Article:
Today, the 3rd of November, was the Annual General Meeting of the Devon Apicultural Research Group attended by 2 dozen people from as far apart as Cambridge and the USA, the American being Keith Delaplane who was our guest.
We arrived about noon and clustered in the bar of the Furzeleigh Mill Hotel at Buckfastleigh, where we’ve had the AGM for many years. Eventually we were let into the dining room where we had a splendid meal, my only criticism being that the plates were too small!
After lunch we shuffled the furniture to form a rough circle so we could all see each other. Keith hadn’t prepared a lecture so we had a round tables discussion/debate with Keith providing expert information. This was a much better format than the usual lights out/ eyelids down/ ppt lecture that is common at beekeeping and other events nowadays!
Much of the conversation centred around Asian hornets and the other beast from the east: Varroa. In answering a query as to whether, in the fullness of time, our honeybees will evolve to defend themselves successfully from these predators, Keith pointed out that the oldest ancestral bee fossils have been found in central Europe and they must have sent off branches to Africa and Asia about 80 million years ago.
Viruses transmitted by Varroa were mentioned and it was pointed out that there are different strains of Deformed Wing Virus, some of which display no symptoms. CCD was discussed. It seems not to be a real problem nowadays and Keith associated this with IPM (Integrated Pest Management) providing more and varied treatments. He likes the thymol gels etc. MAQS works well. Oxalic is as effective as formic acid and not as nasty.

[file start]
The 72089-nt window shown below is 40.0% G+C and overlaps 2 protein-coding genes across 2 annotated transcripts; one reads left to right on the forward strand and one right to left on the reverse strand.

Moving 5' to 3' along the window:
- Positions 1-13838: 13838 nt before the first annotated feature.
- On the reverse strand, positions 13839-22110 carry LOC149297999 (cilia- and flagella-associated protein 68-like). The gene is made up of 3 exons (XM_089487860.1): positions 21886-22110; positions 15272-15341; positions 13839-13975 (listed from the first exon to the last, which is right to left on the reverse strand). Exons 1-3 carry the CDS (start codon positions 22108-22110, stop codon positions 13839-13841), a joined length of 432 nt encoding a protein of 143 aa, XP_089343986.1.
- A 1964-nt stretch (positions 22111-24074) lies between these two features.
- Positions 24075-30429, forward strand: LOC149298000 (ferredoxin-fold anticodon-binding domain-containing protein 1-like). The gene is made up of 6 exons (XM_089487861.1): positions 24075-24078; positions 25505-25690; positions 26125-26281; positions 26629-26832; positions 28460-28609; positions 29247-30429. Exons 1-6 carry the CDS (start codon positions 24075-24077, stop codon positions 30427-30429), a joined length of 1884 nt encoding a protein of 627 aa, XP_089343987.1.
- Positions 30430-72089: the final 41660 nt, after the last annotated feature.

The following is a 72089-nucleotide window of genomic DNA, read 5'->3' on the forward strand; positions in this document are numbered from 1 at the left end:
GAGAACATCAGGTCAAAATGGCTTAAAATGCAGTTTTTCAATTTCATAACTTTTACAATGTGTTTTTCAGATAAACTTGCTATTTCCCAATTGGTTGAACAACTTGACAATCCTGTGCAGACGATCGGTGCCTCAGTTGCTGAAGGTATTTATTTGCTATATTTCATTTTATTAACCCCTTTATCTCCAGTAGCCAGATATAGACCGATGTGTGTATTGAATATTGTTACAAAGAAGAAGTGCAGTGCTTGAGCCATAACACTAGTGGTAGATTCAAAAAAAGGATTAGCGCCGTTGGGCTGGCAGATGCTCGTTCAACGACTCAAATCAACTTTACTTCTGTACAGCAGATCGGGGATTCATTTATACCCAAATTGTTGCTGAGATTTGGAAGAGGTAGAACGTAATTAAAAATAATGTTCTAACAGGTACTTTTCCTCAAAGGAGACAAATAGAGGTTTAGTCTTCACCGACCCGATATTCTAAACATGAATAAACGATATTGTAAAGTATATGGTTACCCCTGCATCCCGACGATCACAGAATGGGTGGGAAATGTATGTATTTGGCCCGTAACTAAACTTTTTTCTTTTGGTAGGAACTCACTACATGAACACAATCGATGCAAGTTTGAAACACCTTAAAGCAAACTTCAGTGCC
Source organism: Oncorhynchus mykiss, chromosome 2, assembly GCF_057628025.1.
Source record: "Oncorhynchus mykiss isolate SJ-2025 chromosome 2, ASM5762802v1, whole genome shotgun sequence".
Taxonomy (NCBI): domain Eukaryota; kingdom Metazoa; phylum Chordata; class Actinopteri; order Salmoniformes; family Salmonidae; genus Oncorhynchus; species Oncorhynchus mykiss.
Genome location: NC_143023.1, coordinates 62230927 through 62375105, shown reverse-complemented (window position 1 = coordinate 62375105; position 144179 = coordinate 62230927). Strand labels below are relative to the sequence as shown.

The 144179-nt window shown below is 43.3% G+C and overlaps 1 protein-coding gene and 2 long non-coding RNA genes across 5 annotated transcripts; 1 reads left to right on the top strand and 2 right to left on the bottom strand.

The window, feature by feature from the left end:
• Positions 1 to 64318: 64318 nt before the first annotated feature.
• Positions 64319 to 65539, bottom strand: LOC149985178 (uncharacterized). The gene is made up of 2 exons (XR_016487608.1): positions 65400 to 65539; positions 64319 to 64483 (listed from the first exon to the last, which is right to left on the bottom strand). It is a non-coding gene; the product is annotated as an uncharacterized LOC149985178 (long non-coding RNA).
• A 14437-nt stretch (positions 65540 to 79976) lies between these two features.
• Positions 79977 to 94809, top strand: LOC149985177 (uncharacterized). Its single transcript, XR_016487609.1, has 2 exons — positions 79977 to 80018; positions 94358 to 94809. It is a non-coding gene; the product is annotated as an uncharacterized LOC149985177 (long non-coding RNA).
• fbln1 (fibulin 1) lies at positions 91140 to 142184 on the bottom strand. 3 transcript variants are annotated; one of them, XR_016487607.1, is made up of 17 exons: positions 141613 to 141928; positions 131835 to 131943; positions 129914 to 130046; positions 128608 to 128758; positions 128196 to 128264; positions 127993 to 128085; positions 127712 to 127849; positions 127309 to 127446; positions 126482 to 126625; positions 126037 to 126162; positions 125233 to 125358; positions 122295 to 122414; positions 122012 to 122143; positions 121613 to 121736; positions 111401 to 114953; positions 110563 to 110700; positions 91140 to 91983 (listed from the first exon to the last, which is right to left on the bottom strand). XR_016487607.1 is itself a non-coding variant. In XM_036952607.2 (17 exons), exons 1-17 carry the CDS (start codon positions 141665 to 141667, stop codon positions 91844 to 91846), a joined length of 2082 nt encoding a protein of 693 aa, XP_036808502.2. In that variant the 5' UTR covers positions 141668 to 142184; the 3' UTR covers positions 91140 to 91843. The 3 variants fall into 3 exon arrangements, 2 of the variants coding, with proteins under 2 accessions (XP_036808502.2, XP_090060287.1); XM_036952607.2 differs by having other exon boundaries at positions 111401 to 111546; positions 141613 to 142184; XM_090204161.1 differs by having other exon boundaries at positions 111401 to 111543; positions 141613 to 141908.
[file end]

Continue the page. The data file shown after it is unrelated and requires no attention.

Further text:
I think Keith has been over here so often that he’s becoming Anglicised as he mentioned treatments in the Autumn rather than ‘Fall’, the usual American term (although William Barnes was using it about 150 years ago).
Africanised bees in the US stopped spreading north about 2005 and aren’t found north of Tampa(?), Florida. They seem to tolerate Varroa. They don’t treat for it in Brazil but they do in Mexico.
Is shook swarming effective against Varroa? A brood break is what’s needed and is effective, so let them swarm! Tom Seeley reckons that bees that are allowed to swarm are healthier.
The future? Honeybees aren’t the best pollinators; bumbles and solitary bees being better, so the market for hives for pollinating might well reduce, perhaps being replaced by humans in polytunnels!
Time for tea. They gave me a de-caffeinated pot! Then came the business part of the day: the AGM. Minutes were approved. Matters arising: the figures were wrong! AOB. Glyn Davies’ report on the Drone Laying Queens project is currently in a paper file and will be revised to go onto the web site.
We now have 29 members, one of whom joined today! With membership increasing, we might need to look for bigger halls to hire for our meetings. The bank gave us an unexplained windfall of £131. The financial year in future wil end at the end of September in order to give the Treasurer more time to get the figures done. Glyn Davies is stepping down as web master, being replaced by Peter Weller who has expertise in this field.
Glyn was elected President, succeeding (in reverse order) Ron Brown, Prof.Len Heath and Bro.Adam.
This was all done in about 15 minutes and we hit the road at about 4.30. I shuffled my gps to take me via Trago Mills where I managed to find some dark mesh at a cost of 26 pence that I hope will render bee-proof my Sherriff veil that I bought about 30 years ago and is now falling apart.